The following reflection is taken from a sermon entitled “Do Justice, Love Mercy, and Walk Humbly” based on Micah 6.1-8.
The trial of God vs. the people is brought to order. The mountains, the surrounding hills are selected as the jury. The earth, the Promised Land, serves as judge. The question: “Who has been faithful to the covenant?” God speaks first,
“My people, what have I done to you?
How have I burdened you? Answer me.” (v. 3)
We can almost hear the prolonged silence as God waits for some word of explanation. But there is none. The people have taken advantage of God’s blessings. They have relied on his powerful presence to liberate them, to guide them, to rescue them, and now that they are safe in the Promised Land just want him to go away. They are eager to flex their muscles of independence and God’s presence reminds them they did not in fact pick themselves up by their bootstraps.
It’s hard to understand how people can be so callous toward God, but we can see it in the world today. I’ve known people who have been rescued from what should have been fatal accidents turn away from God’s protective hand and jump right back into risky and careless behavior. I’ve known people who were lifted out of extreme poverty buy into the myth that they were self-achievers and fail to give credit to God, from whom all blessings flow. I’ve known people who were once lost in life be guided by angelic messages from God, only to later scoff at the prospect and walk right back into the fog of a confused world.
All of us are vulnerable to the indictment that we have forgotten what God has done for us. If you were asked, point blank, what has God done for you in your life, how would you respond? Would you have something to say or would you, like the people of Israel, leave God waiting in agonizing silence.
The people have abandoned God. Their silence is an admission of this. Evidence is then introduced that God has remained faithful to the covenant. God has freed the people from slavery in Egypt. God, through Moses, Miriam & Aaron, has guided the people through the wilderness. As they entered the Promised Land, God shielded them from their enemies, turning human curses into divine blessings. These are just a sampling of saving acts, but God chooses to rest his case.
Verse 6 represents a shift in the proceedings.
“With what shall I come before the Lord
and bow down before the exalted God?”
Micah, speaking on behalf of the people seems to be plea-bargaining. How can we restore our relationship with you, Lord? What will it cost us to make amends? The people had grown accustomed to paying for their sins through ritual offerings-calves, rams, precious oil. Some of their neighbors had even gone so far as offer up human sacrifices to appease their gods. Micah raises the radical question of the Lord, “Is this what you want from us? Will this remove the stain of our sin, restore our relationship, give us a fresh start?”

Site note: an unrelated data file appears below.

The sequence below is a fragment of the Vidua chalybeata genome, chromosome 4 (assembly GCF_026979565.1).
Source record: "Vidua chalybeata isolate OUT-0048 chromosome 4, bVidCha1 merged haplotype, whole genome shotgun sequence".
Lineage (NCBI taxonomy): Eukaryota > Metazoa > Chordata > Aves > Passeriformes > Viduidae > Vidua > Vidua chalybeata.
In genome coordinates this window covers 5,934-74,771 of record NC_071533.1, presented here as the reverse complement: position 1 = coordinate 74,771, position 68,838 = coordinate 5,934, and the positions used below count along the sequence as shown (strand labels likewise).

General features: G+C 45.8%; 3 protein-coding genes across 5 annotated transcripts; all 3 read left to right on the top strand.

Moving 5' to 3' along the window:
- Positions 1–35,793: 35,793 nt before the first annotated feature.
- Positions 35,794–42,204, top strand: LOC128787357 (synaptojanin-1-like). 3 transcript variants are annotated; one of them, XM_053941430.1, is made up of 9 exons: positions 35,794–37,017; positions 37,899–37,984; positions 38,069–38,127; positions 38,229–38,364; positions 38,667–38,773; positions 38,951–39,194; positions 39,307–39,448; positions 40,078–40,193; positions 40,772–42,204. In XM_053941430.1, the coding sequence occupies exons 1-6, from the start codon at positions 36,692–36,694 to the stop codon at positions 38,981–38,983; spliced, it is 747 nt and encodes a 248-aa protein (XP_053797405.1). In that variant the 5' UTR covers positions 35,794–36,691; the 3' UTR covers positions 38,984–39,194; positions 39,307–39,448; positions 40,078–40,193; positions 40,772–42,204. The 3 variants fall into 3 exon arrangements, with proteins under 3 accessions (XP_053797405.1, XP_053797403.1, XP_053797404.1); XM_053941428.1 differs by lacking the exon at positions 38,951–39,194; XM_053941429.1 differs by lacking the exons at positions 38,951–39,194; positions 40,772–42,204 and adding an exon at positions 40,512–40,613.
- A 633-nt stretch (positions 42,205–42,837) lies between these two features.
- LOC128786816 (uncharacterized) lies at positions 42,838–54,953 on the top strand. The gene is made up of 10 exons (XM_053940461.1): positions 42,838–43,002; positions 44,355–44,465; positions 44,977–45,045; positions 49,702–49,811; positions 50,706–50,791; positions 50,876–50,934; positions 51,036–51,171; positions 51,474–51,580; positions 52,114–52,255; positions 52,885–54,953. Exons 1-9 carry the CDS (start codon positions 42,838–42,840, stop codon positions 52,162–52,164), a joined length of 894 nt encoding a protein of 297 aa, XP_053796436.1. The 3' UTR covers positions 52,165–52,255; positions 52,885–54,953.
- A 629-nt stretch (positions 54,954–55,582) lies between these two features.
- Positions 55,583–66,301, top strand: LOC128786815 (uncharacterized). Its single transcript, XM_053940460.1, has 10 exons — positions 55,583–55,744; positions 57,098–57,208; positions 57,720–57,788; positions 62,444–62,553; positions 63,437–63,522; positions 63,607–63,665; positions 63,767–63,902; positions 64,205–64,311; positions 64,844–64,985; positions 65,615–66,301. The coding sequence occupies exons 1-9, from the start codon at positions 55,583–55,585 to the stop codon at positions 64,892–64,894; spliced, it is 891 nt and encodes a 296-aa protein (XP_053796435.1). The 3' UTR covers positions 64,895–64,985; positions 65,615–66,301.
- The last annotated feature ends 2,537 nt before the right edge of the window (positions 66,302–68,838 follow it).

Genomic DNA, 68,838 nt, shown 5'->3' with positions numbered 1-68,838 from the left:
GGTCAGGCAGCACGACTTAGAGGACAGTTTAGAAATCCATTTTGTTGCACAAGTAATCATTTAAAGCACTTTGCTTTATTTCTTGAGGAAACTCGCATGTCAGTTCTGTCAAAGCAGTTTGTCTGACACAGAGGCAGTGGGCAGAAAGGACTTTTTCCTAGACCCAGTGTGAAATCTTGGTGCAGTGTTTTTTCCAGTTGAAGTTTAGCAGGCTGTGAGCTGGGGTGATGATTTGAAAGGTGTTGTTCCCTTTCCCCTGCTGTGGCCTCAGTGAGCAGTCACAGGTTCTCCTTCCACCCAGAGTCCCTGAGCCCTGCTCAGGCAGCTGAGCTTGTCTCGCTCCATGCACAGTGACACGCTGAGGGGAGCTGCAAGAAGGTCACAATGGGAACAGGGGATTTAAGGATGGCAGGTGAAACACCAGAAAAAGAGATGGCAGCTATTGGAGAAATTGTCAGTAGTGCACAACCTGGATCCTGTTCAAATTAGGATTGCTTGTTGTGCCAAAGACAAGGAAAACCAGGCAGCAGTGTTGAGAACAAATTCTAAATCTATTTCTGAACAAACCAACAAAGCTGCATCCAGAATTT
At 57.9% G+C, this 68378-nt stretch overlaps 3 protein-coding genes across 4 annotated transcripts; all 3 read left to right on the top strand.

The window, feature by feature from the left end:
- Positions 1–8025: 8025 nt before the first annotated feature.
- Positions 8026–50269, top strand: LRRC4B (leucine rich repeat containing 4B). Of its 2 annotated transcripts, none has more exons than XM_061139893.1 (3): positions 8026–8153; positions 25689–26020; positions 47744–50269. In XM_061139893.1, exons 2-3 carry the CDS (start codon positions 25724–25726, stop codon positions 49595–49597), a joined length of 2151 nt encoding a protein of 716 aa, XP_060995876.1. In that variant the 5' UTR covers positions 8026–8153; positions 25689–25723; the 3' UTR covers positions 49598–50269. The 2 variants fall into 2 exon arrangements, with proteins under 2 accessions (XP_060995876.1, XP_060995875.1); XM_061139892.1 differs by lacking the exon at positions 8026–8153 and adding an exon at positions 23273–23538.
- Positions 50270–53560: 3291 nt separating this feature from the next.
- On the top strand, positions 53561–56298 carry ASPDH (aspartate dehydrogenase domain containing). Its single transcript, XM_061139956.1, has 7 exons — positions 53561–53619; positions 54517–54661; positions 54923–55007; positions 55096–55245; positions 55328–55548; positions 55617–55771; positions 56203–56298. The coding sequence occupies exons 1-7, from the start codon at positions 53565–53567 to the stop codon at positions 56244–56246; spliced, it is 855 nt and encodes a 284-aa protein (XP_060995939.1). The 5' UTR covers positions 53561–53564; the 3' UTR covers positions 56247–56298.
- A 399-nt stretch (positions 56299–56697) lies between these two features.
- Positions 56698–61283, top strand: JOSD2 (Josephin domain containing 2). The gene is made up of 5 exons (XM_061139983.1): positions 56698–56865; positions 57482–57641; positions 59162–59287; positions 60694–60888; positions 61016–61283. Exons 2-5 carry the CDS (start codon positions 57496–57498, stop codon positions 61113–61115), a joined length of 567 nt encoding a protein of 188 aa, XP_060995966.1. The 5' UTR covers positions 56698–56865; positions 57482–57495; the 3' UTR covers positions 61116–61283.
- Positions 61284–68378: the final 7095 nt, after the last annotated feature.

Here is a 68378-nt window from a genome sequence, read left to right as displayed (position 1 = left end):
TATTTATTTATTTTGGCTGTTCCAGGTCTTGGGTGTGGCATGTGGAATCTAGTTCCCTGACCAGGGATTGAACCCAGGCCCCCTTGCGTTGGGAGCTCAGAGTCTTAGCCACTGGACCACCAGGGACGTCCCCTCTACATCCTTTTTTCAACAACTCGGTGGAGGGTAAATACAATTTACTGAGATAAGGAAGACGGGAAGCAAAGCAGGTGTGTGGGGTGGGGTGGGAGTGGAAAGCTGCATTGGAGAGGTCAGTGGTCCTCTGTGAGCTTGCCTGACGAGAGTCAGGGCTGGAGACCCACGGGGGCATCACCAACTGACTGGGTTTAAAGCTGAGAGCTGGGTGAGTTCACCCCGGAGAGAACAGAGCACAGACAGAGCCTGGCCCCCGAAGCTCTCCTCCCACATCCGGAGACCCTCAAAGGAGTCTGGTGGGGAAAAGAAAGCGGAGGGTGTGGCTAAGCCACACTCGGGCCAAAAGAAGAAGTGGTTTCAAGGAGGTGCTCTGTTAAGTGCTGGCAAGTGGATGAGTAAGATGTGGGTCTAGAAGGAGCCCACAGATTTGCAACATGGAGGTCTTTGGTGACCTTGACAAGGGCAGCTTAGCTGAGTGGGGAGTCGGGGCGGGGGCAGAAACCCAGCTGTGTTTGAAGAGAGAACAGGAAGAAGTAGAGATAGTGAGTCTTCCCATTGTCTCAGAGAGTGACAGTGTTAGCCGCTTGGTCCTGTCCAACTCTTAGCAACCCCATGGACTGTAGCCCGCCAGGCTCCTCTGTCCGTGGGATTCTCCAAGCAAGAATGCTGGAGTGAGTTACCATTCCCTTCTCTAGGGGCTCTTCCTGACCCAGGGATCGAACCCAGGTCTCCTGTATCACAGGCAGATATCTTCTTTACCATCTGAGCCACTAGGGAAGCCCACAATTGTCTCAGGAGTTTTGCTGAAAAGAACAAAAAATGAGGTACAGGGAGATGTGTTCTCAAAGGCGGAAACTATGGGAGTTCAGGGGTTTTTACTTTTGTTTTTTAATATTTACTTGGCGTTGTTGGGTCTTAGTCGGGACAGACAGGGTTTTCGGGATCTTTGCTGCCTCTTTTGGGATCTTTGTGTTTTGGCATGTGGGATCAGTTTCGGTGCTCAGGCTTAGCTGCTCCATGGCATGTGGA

Israel has a problem. The guilty stain of sin will not be washed away by ritual sacrifice. While these were a part of the worship life of Israel, they were little more than temporary measures which reminded the people all was not right.
As God’s mouthpiece, Micah says clearly in verse 8 that such sacrifices are not what the Lord is looking for.
He has shown you, O mortal, what is good.
And what does the Lord require of you?
To act justly and to love mercy
and to walk humbly with your God.
The people, we, have without a doubt, sinned. We sin when we fail to appreciate God’s blessings in our lives. We violate our covenant with God when we take advantage of God’s faithfulness. When we refuse to respond with faith, we are digging ourselves deeper into a dark pit of despair and destruction.
God shows us the way out. Jesus Christ is the Way. Jesus shows us how to do justice. In his life, he cared deeply for all persons. He responded particularly to the cries of those others wanted to silence or ignore—lepers, prostitutes, tax collectors, those possessed by demons. Jesus saw in the eyes of each person he met sin were turned off by his refusal to play favorites, but those who had hit rock bottom were able to receive his healing forgiveness. Jesus shows us how to do justice.
Jesus also shows us how to love mercy. This is not to say Jesus simply wore a pasted smile like an extended firm handshake. The word translated here “mercy” implies loyalty and faithfulness. It is doing the most loving thing, even for those you don’t like, even when you don’t feel like it. Jesus says we are to take this even to the extent of loving our enemies, of sacrificing our own comfort so that we can serve brothers and sisters in Christ, even when we think they don’t deserve it. Jesus demonstrates this when he puts Judas, the one who would eventually betray him, in charge of the treasury for his ministry. He shows this most clearly by his willingness to endure humiliation, torture, and even death on a cross, so that we might have new life in Christ.
Finally, Jesus shows us how to walk humbly with God. Jesus was in constant communication with God. He was always talking to “Abba”, talking about the “Father”. His walk with God was not an effort to exert greater influence over others. He did not seek power or privilege from God. Instead, he sought guidance, strength and courage to do the difficult tasks he was called to do. The humility of Jesus allowed him to stay focused on his mission. He was not distracted to mount a popular uprising. He did not garner support for himself in order to be lifted up out of the harsh realities of life. He kept doing what he had been called to do, just when he was called to do it. He resisted the many temptations of fame by walking with God daily, humbly, growing in faith and love.
While none of us can fully follow the faith of Jesus in this life, we are inspired by the Spirit of Christ to faithfully do justice, love mercy, and walk humbly with God. Our world cries out for such faithfulness.